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Bryant Family DB4 2012

Bordeaux Red Blends from Napa Valley, California
  • RP90
0% ABV
  • RP92
  • JS96
  • JD92
  • RP91
  • WS92
  • RP90
  • RP93
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  • RP92
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Winemaker Notes

DB4 is meticulously crafted and blended by the Bryant Family winemaking team to create an exceptional wine that can be enjoyed immediately with proper decanting or in the future. DB4 combines the expressive benchmark terroir of the estate with a compelling blend of fruit produced in David Abreu's vineyards: Madrona, Thorevilos, and Lucia Howell Mountain. The wine has been a favorite since its inaugural release in 2007, as it captures the Bryan Family style.

Critical Acclaim

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RP 90
Robert Parker's Wine Advocate
The 2012 Cabernet Sauvignon DB4 exhibits lots of blackcurrant and spice box characteristics as well as supple tannins, a medium to full-bodied opulence, and a generous, long, layered finish. Still youthful and unevolved, but promising, give it another several years of bottle age and drink it over the following 12-15 years. Think of it as the more precocious and forward sibling of the regular Cab and the Proprietary Red from Bryant Family.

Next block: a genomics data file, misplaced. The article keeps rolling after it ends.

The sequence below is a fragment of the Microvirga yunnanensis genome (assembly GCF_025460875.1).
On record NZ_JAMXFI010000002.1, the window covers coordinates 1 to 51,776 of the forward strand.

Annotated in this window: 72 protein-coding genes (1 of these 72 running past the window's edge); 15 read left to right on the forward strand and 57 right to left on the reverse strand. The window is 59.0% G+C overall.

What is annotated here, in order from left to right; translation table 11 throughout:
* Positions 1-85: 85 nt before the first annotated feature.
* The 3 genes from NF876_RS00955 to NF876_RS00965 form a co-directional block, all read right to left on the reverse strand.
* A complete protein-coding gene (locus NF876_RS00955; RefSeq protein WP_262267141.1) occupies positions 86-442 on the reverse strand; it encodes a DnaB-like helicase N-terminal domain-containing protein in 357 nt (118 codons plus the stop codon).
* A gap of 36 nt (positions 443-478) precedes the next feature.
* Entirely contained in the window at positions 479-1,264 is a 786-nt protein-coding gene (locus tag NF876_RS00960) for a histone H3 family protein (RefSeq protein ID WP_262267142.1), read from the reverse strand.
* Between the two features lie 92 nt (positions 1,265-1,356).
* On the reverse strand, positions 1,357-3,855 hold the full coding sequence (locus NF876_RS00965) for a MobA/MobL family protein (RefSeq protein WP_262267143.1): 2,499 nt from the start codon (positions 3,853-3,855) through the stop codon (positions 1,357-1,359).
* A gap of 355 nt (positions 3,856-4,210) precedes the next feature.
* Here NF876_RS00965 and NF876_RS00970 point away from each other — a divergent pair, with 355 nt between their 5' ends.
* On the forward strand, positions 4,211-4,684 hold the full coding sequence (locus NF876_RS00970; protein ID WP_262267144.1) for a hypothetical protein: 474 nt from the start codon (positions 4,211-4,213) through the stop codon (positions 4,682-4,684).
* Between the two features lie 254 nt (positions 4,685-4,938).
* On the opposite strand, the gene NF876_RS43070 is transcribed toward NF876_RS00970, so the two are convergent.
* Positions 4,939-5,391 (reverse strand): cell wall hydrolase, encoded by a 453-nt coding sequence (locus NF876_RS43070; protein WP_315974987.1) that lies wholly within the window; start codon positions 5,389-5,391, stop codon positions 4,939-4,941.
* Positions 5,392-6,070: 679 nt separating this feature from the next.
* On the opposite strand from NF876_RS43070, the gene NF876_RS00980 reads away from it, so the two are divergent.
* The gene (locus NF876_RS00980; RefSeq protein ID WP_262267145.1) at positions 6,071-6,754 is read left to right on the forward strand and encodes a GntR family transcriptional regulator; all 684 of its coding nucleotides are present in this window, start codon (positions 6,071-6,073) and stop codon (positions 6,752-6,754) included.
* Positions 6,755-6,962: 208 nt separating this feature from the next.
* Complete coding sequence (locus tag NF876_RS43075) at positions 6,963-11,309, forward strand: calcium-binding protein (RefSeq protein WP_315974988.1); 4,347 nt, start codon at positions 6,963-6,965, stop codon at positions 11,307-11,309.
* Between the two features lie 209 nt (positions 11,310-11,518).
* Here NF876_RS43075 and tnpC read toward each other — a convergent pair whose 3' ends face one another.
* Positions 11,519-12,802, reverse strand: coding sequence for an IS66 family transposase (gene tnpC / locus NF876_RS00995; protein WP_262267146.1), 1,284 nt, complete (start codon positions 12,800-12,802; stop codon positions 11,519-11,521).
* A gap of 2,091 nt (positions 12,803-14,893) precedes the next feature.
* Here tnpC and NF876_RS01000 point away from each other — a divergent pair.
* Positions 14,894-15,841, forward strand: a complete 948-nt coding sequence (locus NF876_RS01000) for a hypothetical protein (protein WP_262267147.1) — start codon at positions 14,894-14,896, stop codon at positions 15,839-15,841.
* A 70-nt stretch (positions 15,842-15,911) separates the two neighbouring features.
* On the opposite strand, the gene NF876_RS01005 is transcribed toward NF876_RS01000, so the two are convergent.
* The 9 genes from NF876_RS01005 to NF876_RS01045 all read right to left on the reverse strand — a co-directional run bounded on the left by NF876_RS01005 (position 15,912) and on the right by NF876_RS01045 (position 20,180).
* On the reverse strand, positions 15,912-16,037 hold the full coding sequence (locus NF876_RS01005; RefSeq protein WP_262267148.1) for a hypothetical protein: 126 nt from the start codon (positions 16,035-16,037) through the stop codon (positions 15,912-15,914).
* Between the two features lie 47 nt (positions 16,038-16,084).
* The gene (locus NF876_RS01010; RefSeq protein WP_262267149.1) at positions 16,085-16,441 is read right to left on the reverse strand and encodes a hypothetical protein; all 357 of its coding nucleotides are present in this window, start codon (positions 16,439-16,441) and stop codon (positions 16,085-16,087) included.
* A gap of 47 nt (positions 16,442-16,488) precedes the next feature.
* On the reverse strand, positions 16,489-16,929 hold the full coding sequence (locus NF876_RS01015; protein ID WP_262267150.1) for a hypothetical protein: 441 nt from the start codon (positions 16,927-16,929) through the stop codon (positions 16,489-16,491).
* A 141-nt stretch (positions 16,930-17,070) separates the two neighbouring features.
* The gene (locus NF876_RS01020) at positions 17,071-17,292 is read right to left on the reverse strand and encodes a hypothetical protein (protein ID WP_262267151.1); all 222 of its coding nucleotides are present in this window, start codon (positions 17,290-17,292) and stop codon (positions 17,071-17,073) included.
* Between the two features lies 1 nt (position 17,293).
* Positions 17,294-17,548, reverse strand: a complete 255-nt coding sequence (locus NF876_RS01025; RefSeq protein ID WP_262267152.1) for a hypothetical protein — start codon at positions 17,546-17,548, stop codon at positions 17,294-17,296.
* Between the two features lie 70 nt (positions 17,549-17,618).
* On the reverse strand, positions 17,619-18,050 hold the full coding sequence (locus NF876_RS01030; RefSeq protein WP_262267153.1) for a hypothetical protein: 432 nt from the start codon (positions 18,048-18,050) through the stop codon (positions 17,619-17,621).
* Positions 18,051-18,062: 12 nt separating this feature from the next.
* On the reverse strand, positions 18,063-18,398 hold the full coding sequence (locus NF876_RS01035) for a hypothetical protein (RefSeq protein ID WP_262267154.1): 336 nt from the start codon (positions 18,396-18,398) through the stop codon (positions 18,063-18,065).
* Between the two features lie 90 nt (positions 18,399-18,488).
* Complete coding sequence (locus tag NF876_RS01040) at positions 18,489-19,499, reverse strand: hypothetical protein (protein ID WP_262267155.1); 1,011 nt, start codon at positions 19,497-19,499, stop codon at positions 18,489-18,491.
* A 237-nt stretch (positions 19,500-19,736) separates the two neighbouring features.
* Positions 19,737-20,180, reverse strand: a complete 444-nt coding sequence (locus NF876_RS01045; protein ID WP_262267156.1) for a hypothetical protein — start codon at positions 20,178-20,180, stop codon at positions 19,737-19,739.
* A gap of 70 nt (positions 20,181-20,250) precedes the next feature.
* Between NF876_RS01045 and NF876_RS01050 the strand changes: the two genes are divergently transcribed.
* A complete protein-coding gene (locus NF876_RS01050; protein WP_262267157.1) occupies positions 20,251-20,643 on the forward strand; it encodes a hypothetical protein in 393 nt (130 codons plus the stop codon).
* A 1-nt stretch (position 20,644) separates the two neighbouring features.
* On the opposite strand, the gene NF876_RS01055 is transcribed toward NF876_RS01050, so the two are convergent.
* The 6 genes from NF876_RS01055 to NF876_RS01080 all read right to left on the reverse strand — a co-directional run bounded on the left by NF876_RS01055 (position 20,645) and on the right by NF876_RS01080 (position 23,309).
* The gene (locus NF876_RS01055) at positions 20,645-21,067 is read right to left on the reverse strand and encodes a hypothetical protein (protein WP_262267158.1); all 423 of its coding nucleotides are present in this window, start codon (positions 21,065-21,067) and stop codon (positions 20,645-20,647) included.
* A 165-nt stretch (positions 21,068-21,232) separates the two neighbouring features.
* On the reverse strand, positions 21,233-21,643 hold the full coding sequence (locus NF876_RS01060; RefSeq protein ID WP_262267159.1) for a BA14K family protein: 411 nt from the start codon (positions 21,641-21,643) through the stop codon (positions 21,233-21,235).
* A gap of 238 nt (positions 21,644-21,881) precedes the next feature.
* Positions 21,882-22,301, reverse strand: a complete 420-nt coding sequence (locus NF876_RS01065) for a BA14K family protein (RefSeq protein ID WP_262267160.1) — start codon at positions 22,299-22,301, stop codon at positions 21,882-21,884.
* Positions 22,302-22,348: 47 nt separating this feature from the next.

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Bryant Family

Bryant Family

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Bryant Family, Napa Valley, California
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Donald L. Bryant, Jr., is driven by the pursuit excellence and realizing the full potential of his extraordinary Pritchard Hill estate. Investing in his passion for wine, the St. Louis businessman acquired the 13-acre vineyard overlooking Lake Hennessey in the late 1980s and replanted it with 100% Cabernet Sauvignon using modern viticulture practices. The first vintage was released in 1992, and soon after Bryant Family Vineyard Cabernet Sauvignon won critical acclaim and became internationally recognized as a world-class wine. Don Bryant’s goal is to celebrate the first-growth vineyard terroir while paying homage to the great winemaking traditions of Bordeaux.

Napa Valley

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One of the world's most highly regarded regions for wine production as well as tourism, the Napa Valley was responsible for bringing worldwide recognition to California winemaking. In the 1960's, a few key wine families settled the area and hedged their bets on the valley's world-class winemaking potential—and they were right.

The Napa wine industry really took off in the 1980's, when producers scooped up vineyard lands and planted vines throughout the county. A number of wineries emerged, and today Napa is home to hundreds of producers ranging from boutique to corporate. Cabernet Sauvignon is definitely the grape of choice here, with many winemakers also focusing on Bordeaux blends. Napa whites are usually Chardonnay and Sauvignon Blanc.